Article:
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Microsoft Project 2010 : Reviewing the Big Picture (Critical Path Analysis)

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The critical path can be defined like more long way through your project and as a whole determines the date of completion for the project. The tasks which are on the critical path do not contain not slackness, thus if these tasks slip, a delay will have like consequence the chain of the tasks in your project. It is important to review the critical path of your project because it determines if your project can be accomplished within the deadlines.

Not knowing your critical path and what you can do to reduce it can cause problems, such as the following:

  • The overall project schedule might be extended unnecessarily.

  • As the project manager, you need to monitor the schedule to guard against slippage. If tasks are not on the critical path, improving the speed of delivering them will not change the project end date.

  • The critical path can and does change very quickly during the life of a project. As the project manager, you must continuously monitor the amount of slack available for tasks so that unexpected problems do not arise.

  • Your sponsor or client might be willing to shorten the schedule by using different task scheduling techniques or spending more money. You need to be able to identify these opportunities to your sponsor or client.

What Is My Current Critical Path?

The critical path is the longest path of linked tasks in the project and includes all tasks that impact the overall project end date if any of them are delayed. Some tasks have slack and, therefore, are not considered critical. Free slack is the amount of time a task can be delayed without delaying any successor tasks. Total slack is the amount of time a task can be delayed without delaying the finish date of the project. In addition to critical tasks, your project contains the near-critical tasks, tasks that are considered high risk and can potentially become critical. If a near-critical task slips and it is close to critical, it can jeopardize your critical path. This scenario is often overlooked, but when reviewing your critical path, pay attention to the tasks that can become critical if project conditions change.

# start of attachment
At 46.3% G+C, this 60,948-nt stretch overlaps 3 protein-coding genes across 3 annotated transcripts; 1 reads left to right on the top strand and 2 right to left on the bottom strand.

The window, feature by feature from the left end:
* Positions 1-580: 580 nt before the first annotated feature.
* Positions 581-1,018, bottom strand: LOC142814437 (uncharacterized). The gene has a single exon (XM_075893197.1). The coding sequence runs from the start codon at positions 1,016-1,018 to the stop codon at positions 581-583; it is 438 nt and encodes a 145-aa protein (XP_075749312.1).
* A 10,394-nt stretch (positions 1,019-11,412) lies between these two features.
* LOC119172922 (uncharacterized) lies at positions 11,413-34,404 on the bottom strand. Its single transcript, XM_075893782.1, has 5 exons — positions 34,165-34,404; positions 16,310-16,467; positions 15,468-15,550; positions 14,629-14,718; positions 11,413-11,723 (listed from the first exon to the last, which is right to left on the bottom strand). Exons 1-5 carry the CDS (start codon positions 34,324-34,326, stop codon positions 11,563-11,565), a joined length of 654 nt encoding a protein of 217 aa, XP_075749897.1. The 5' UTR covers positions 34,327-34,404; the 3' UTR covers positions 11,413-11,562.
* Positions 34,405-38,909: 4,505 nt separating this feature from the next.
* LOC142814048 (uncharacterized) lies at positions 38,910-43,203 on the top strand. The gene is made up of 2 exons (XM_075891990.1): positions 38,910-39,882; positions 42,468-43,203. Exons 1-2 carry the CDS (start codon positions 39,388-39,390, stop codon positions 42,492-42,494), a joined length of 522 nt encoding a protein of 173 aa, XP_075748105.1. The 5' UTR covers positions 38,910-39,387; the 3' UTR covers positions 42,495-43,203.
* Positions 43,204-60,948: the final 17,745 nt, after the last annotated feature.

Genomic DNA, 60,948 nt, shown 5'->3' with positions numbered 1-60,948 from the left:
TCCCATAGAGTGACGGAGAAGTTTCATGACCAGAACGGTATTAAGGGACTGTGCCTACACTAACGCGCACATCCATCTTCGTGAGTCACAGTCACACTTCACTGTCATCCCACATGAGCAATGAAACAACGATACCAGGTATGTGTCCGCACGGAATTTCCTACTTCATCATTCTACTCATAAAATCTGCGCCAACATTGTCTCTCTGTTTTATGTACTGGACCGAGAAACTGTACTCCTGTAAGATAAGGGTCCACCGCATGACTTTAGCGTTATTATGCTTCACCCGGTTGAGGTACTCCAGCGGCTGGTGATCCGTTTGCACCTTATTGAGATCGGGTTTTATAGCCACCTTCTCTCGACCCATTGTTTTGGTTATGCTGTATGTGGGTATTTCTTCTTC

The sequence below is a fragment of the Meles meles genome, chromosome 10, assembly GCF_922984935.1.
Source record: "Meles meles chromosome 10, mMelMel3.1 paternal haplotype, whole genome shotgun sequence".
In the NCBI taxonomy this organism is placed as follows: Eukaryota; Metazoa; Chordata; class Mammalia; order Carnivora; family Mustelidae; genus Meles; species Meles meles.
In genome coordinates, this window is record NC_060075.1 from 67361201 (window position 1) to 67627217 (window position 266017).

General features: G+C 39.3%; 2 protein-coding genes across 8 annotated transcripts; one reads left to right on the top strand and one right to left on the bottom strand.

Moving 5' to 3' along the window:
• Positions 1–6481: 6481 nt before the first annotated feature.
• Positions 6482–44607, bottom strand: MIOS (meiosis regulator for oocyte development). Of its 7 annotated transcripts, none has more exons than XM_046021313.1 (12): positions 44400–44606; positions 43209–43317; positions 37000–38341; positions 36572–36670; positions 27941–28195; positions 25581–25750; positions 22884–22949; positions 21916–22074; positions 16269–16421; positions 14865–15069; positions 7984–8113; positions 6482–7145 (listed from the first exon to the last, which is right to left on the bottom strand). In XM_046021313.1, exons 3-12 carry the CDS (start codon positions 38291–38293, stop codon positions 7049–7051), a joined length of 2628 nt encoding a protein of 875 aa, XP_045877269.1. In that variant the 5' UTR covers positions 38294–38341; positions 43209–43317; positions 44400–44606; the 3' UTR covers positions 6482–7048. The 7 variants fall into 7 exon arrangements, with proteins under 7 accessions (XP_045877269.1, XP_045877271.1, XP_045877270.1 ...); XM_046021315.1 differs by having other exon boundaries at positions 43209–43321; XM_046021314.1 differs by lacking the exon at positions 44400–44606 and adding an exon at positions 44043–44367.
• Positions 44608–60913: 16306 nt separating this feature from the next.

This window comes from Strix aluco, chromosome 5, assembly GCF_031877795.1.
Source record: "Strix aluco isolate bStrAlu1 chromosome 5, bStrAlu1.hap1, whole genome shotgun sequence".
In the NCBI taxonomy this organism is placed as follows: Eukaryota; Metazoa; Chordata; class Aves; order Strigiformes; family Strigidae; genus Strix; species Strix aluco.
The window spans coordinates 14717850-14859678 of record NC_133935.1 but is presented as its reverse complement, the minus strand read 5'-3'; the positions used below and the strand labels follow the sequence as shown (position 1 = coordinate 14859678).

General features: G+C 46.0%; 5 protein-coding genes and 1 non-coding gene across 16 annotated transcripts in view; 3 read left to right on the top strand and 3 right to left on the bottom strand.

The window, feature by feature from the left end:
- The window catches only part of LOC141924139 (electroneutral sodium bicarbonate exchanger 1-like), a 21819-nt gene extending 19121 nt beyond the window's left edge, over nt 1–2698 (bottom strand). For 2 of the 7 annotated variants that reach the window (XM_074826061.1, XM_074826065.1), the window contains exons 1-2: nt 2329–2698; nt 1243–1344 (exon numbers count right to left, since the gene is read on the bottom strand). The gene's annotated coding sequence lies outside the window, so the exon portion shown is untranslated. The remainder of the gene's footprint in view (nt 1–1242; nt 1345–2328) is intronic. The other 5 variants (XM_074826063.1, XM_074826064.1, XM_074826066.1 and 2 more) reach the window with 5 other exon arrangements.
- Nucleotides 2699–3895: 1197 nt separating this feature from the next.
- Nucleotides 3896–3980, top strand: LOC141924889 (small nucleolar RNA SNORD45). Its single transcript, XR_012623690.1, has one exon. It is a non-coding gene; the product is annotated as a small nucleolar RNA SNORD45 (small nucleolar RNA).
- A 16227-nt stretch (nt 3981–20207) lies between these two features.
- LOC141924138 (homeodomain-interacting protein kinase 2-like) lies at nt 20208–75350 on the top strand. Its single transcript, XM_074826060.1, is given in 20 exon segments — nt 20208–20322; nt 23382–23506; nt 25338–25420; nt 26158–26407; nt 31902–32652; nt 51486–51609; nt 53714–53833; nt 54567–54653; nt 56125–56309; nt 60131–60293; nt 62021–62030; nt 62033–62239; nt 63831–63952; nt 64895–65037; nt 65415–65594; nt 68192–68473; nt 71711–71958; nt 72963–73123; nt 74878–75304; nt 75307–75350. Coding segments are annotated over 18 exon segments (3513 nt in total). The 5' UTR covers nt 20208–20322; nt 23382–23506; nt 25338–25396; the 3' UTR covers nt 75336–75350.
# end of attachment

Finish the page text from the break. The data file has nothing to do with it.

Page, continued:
You can use Microsoft Project to help you distinguish your critical path by applying a different text style to these tasks using the Text Styles tool. To do so, select the Format tab, Format, Text Styles. In the Text Styles dialog box under Item to Change, select Critical Tasks. Select a distinct font style, color, background color, and so on to help you visually distinguish critical tasks, as shown in Figure 1.

Figure 1. The critical-path tasks are styled in red, bold, italic font to help easily distinguish them from the rest of the schedule.

By default, Microsoft Project critical tasks are tasks with total slack less than or equal to 0. You can change the tolerance level and set the total slack to a different number you feel more comfortable with. To do so, open the Options dialog box by selecting the File tab, Options, Advanced, Calculation Options for This Project and change the number displayed in the Tasks Are Critical If Slack Is Less Than or Equal To option to, say, 4 days. As a result, additional tasks that are near-critical are then added and become part of the critical path, as shown in Figure 12.2.

Figure 2. Task D is a near-critical task because its Total Slack is greater than 0, but it is part of the critical path because the tolerance has been changed to 4 days.


Be aware of the impact of manually scheduled tasks on the critical path. A manually scheduled task scheduled to finish last on the project will always be “The” critical path. A manually scheduled task with a duration that extends beyond the end of the project but without a specified end date will wipe out critical path calculations completely. Always be sure your manually scheduled tasks are scheduled to finish before at least one auto-scheduled task to eliminate these issues. If manually scheduled tasks should be included in the critical path calculation, it’s a strong indication that their task mode should be changed to Auto-Scheduled.

You can display the Total Slack column in your current view to help you distinguish between the true critical tasks and the near-critical ones. To do so, click the column header, right-click, and then select Insert Column. In the Column Definition window, select Total Slack under Field Name and then click OK. Tasks whose Total Slack is less than or equal to 0 are your critical tasks, and tasks with slack greater than 0 that are still marked as part of your critical path are the near-critical ones.

How Can I Reduce the Duration of My Critical Path?

You will encounter situations when you need to reduce your project’s total duration. Here are two established methods for reducing your schedule duration and therefore the critical path:

  • Crashing— This common project management term refers to a method used to decrease the duration of an activity by assigning more resources. The distinguishing point of crashing when compared to the second method (fast tracking) is that crashing employs changes to resources to reduce the critical path. Be cautious because when you add more resources, you also add more cost, so be aware of the tradeoff conditions when using this method.